Although this is an over-simplified, single-joint example, the same contraction and relaxation rules apply within all movements. It is the ability to control this task of rapid contraction/relaxation in the “push-pull” mentality that separates the elite from everyone else. 

 Accelerating=Concentric / Decelerating=Eccentric

When you push down on the pedal on the bike, or when you’re pushing off to propel yourself forward in running, there’s a definite concentric (acceleration) series of muscle actions going on. At the same time, the muscles opposite those producing that force are acting as decelerators. They’re resisting forces acting on your body and also working to control the rate of acceleration or force production.

Here's the bottom line Al: these oscillations as part of this Rear Foot Elevated Split Squat, are simply about teaching the muscles of your hips and legs, as well as the proprioceptors such as the golgi tendon organs, to function more quickly and efficiently. (If you're thinking of this as training a skill, I think you'd be right!).  Strength (and power) production is a skill. 😊

Getting a bit deeper:

Large Nerve Proprioceptors called Golgi Tendon Organs

Also known as "GTOs," these are the large nerve proprioceptors located in tendons. If you've been on my email list for a while, you've heard me discuss the "small nerve proprioceptors" in our feet when discussing barefoot training. Today we're talking about the large nerve “dudes.” Large simply means “slower,” compared to small nerve (those in our feet – much faster!).

Anyway, GTO’s act as neuromuscular inhibitors and are sensitive to the forces developed within the muscle. If muscle tension increases sharply, which can obviously happen and does happen in cycling and running, the GTO reflex responds. The key here is that this response can and often does lead to an inhibition of muscle action, ultimately decreasing tension to prevent the muscle and/or tendon from incurring damage due to the rapid, high levels of force.

Every GTO is set to a specific, trainable, activation threshold. Think of this activation threshold as a governor on a truck. It is in place to ensure the safety of the structure and reduce the likelihood of injury.

(I know this is getting a bit technical, but this is important stuff to chew on if you're considering adding these to your training mix, so keep reading!)

It's all about the relationship between inhibition, muscle action, and relaxation!

Generally speaking, most GTO’s are set to inhibit a muscle up to 40% below what that structure can actually handle. For example, if a muscle structure is capable of handling 100 lbs of exerted force, the GTO system would reach its activation threshold at 60 lbs of force. This leaves 40 lbs of untapped performance potential.

Through appropriate training of the weaker points within range of motion the activation level of GTO’s can be elevated, as the body adapts and is taught to handle higher loads in specific ranges of motion.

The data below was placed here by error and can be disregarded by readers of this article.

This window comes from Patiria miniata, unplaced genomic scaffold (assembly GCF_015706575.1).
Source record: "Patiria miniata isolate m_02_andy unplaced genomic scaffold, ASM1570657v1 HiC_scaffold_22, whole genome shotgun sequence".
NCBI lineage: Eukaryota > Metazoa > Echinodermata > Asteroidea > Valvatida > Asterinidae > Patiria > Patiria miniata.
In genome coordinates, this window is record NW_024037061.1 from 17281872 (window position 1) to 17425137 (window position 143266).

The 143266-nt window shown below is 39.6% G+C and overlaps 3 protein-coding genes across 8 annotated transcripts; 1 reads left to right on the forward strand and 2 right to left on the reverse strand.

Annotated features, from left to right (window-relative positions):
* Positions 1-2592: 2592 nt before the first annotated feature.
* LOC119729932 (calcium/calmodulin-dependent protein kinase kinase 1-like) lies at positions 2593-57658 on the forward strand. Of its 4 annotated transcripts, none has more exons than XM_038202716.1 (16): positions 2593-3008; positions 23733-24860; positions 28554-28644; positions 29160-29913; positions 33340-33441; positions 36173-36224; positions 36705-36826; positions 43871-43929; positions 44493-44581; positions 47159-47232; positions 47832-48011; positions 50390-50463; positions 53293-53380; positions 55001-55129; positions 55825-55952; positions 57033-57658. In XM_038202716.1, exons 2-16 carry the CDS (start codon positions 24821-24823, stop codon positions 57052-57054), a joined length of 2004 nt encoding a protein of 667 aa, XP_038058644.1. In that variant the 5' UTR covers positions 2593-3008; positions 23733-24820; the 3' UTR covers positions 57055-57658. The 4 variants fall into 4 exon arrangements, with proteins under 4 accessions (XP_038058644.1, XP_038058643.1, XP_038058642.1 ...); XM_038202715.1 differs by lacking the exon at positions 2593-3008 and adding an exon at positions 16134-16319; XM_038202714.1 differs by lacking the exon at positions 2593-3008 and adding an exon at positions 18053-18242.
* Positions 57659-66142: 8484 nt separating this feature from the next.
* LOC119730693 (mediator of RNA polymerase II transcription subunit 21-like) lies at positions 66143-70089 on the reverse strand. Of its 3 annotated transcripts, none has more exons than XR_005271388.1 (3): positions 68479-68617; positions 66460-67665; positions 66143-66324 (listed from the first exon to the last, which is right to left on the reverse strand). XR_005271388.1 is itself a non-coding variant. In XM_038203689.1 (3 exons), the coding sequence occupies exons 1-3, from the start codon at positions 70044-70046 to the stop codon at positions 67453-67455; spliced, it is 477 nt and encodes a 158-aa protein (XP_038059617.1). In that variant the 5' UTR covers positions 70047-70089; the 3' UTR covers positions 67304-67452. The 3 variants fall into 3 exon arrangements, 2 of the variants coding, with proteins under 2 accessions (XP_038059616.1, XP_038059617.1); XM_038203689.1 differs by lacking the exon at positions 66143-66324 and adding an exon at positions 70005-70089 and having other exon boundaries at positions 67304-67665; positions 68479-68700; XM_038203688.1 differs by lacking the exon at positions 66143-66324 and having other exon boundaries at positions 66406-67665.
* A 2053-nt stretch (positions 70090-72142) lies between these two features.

Ultimately, the ability to reduce the activation of GTO’s at high force levels will lead to increased force output from the muscle and improve strength.

Bottom line – these are about teaching our tissues to function more quickly and effectively and efficiently to hopefully allow for greater force production and speed of that force production.

Ok, let's wrap this!

With ALL that being said, let's wrap this with a few practical tips for how to approach these RFESS oscillatory reps…should you attempt to dive in.

  • I always use these on top of (or after) a base of strength. It's really "frosting" on the cake. The cake is building strength with this exercise using good form, first. (I'll share more about this in an upcoming email, so stay tuned).
  • With these, the goal is to move as quickly as possible when oscillating. With a relatively short range of motion. Think of flicking a light switch on and off rapidly.
  • Should you want to attempt these, don't use any load. Master the fast oscillations first, then consider adding load as your skill improves.
  • Stay as low as you can. You are weaker, the lower you go. It’ll be harder.

For what it's worth, it is also smart to train in an advantaged position every so often. Just sayin!

Phew. That was a LOT of technical stuff to digest, right?  After typing all of that, I think I'll go take a nap! 😊

Seriously, I hope this gives you some idea of the really cool (and valuable) ways in which we can vary some fundamental strength moves like this one, to "teach" our body to relax more quickly and thus generate more force when it matters the most. 

To your success,

PS: If you're not following me on Instagram, pursuitathlete is my IG handle. I plan on continuing to share more cool training ideas and concepts in the future.

PSS: If you believe this post has been helpful and you'd be interested in hearing from me on a more regular basis via email, you can CLICK HERE to subscribe. I hope you've considered the time it took you to read this as time well spent. 🙂